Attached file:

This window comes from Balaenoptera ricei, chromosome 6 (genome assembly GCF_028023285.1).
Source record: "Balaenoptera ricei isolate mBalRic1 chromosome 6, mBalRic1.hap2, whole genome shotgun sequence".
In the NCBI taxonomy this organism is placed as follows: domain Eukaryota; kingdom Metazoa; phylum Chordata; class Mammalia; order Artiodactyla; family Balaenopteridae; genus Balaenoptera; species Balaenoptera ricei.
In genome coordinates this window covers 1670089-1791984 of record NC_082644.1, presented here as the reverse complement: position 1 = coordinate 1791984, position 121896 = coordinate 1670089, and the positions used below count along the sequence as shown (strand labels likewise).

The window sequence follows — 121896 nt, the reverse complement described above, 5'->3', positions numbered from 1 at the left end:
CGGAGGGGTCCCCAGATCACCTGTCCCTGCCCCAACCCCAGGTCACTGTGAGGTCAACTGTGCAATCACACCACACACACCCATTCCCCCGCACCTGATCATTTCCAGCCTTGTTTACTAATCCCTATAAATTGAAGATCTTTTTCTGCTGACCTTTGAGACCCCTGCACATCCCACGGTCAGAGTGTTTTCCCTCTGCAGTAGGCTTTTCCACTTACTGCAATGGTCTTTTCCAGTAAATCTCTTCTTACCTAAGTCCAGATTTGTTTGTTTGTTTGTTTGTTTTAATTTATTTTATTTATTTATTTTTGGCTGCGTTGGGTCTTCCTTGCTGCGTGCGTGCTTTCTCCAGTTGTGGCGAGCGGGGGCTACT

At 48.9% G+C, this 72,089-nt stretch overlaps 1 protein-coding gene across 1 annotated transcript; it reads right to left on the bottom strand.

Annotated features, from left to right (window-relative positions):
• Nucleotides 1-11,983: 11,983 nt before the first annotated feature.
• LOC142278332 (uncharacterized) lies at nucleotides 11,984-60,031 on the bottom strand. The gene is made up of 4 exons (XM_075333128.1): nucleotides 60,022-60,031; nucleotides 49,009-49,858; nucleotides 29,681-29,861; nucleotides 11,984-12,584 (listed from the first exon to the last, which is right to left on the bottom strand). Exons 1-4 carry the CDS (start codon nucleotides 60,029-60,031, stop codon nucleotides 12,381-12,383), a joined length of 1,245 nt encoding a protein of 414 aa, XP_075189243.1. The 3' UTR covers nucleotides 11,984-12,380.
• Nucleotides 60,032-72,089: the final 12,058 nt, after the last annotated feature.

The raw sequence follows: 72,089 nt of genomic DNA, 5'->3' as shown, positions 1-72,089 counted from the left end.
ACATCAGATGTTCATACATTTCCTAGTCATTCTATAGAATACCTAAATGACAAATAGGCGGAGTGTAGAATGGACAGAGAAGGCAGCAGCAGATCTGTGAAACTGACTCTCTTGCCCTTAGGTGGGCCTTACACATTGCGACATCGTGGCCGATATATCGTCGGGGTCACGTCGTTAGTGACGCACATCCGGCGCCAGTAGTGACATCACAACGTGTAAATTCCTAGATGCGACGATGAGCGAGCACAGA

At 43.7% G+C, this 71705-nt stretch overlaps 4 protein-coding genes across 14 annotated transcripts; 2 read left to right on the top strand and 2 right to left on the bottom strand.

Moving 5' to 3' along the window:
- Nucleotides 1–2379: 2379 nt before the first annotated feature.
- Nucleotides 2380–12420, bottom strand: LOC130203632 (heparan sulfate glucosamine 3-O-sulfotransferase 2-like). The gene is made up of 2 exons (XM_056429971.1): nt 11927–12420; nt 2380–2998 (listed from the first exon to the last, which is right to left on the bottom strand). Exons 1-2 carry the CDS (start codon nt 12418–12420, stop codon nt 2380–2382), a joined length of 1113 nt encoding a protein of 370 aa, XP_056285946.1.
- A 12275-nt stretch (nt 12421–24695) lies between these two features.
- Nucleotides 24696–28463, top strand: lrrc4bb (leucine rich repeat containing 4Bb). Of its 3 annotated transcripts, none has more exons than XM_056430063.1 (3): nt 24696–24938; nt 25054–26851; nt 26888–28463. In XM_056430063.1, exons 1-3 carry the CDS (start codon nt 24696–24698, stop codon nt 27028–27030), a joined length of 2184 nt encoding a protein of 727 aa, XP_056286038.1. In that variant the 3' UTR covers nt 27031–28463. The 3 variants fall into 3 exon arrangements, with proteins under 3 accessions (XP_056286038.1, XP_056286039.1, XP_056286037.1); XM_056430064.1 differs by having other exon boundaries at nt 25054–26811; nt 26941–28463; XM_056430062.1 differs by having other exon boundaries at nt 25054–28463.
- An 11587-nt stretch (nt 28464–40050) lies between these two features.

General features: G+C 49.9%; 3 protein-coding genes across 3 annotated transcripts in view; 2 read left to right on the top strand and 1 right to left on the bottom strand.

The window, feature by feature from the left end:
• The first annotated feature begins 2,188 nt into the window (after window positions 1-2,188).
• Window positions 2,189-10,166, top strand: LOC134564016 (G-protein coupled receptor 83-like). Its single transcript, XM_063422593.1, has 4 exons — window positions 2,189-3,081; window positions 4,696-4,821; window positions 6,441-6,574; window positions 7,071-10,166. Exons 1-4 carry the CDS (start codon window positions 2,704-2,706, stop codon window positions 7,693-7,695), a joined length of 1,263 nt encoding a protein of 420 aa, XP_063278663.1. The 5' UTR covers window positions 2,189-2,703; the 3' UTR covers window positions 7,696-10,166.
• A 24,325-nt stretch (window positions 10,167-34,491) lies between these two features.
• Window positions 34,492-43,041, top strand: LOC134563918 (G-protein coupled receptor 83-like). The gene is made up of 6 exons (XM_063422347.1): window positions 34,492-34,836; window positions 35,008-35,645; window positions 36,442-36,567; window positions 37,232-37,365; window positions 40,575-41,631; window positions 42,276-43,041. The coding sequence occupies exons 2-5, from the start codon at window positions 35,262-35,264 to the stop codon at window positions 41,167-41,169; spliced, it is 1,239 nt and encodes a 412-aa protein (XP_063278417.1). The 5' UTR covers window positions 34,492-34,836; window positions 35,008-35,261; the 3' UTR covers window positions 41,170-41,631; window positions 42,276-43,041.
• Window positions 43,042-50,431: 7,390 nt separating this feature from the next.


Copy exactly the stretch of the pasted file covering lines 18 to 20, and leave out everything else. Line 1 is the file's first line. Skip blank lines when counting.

- A 12275-nt stretch (nt 12421–24695) lies between these two features.
- Nucleotides 24696–28463, top strand: lrrc4bb (leucine rich repeat containing 4Bb). Of its 3 annotated transcripts, none has more exons than XM_056430063.1 (3): nt 24696–24938; nt 25054–26851; nt 26888–28463. In XM_056430063.1, exons 1-3 carry the CDS (start codon nt 24696–24698, stop codon nt 27028–27030), a joined length of 2184 nt encoding a protein of 727 aa, XP_056286038.1. In that variant the 3' UTR covers nt 27031–28463. The 3 variants fall into 3 exon arrangements, with proteins under 3 accessions (XP_056286038.1, XP_056286039.1, XP_056286037.1); XM_056430064.1 differs by having other exon boundaries at nt 25054–26811; nt 26941–28463; XM_056430062.1 differs by having other exon boundaries at nt 25054–28463.
- An 11587-nt stretch (nt 28464–40050) lies between these two features.